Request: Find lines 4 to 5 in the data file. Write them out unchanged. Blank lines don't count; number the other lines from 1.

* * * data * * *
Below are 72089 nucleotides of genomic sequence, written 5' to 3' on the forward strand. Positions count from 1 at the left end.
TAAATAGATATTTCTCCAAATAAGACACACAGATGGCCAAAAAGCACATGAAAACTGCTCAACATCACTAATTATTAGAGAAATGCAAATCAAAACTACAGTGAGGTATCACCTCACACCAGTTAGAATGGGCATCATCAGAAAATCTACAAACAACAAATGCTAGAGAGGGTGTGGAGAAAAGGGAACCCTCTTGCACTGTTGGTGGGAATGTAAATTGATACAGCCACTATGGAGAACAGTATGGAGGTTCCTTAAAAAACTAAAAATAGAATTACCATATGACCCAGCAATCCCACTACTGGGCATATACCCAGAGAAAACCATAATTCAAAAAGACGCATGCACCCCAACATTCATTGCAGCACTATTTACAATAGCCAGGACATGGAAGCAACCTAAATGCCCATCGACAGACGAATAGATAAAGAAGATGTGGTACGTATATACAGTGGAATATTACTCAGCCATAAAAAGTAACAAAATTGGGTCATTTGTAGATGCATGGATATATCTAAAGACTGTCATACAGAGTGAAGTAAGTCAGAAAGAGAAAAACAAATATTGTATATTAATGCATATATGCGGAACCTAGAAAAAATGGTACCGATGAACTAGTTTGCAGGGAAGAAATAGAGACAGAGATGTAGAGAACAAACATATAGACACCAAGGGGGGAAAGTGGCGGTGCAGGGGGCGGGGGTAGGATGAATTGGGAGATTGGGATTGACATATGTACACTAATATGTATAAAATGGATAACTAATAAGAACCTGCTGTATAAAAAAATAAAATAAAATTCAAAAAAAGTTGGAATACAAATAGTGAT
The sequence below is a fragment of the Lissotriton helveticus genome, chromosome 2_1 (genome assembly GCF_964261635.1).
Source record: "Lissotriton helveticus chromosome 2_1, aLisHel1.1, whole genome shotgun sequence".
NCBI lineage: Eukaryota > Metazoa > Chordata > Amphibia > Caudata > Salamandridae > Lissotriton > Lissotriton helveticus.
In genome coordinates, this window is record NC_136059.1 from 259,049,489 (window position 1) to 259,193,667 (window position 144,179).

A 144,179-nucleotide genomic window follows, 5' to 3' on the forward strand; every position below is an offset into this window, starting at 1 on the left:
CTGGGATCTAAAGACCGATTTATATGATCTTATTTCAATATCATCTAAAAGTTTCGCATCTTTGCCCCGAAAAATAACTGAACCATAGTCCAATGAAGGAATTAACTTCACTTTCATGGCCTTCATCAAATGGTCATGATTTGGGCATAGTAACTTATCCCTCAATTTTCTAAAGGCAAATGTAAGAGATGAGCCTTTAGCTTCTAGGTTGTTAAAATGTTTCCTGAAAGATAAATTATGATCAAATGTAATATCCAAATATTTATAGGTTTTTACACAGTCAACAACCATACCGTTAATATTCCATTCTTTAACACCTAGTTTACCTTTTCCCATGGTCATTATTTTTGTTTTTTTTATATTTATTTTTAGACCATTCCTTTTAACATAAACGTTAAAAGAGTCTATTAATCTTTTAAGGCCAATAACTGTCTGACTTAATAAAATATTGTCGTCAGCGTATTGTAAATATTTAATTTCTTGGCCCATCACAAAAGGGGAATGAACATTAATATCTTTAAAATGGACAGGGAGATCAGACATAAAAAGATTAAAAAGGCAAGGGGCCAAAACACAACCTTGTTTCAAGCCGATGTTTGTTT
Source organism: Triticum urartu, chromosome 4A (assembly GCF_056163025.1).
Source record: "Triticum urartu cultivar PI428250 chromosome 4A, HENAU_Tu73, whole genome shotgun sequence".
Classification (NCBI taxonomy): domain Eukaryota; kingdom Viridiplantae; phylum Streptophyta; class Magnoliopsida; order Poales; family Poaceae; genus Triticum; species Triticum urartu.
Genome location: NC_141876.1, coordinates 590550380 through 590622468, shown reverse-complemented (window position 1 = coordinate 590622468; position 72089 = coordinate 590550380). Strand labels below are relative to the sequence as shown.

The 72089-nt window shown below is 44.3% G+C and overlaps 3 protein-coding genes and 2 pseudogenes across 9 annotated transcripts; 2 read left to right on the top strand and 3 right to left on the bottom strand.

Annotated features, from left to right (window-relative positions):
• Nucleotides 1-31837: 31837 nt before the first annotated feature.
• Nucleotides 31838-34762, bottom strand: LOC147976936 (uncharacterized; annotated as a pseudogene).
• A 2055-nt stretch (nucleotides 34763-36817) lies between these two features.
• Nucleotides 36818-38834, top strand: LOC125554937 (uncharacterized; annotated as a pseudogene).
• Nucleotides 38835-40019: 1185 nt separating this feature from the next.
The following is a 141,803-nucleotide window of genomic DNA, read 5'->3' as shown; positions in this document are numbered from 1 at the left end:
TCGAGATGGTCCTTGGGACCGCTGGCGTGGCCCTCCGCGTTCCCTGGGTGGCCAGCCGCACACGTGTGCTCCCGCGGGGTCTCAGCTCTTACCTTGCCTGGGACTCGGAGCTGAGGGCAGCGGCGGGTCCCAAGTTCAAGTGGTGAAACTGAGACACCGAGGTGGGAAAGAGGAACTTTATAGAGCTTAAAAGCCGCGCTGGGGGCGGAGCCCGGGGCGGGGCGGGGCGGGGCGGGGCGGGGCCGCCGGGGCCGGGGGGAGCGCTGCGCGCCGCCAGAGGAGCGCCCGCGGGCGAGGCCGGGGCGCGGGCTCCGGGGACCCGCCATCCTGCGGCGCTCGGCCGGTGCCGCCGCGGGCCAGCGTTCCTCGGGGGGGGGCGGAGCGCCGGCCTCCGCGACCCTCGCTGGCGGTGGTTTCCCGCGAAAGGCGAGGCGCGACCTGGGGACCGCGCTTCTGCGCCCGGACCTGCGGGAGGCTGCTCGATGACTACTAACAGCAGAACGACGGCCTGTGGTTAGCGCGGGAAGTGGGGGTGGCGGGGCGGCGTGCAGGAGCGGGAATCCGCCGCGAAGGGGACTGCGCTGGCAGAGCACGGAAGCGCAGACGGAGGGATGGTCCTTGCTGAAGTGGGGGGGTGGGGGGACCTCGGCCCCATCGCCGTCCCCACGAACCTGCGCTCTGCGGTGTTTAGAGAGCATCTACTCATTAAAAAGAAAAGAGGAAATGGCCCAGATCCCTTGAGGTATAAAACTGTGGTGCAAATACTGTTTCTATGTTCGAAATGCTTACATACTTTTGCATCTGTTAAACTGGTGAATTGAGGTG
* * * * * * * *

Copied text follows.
Source record: "Lissotriton helveticus chromosome 2_1, aLisHel1.1, whole genome shotgun sequence".
NCBI lineage: Eukaryota > Metazoa > Chordata > Amphibia > Caudata > Salamandridae > Lissotriton > Lissotriton helveticus.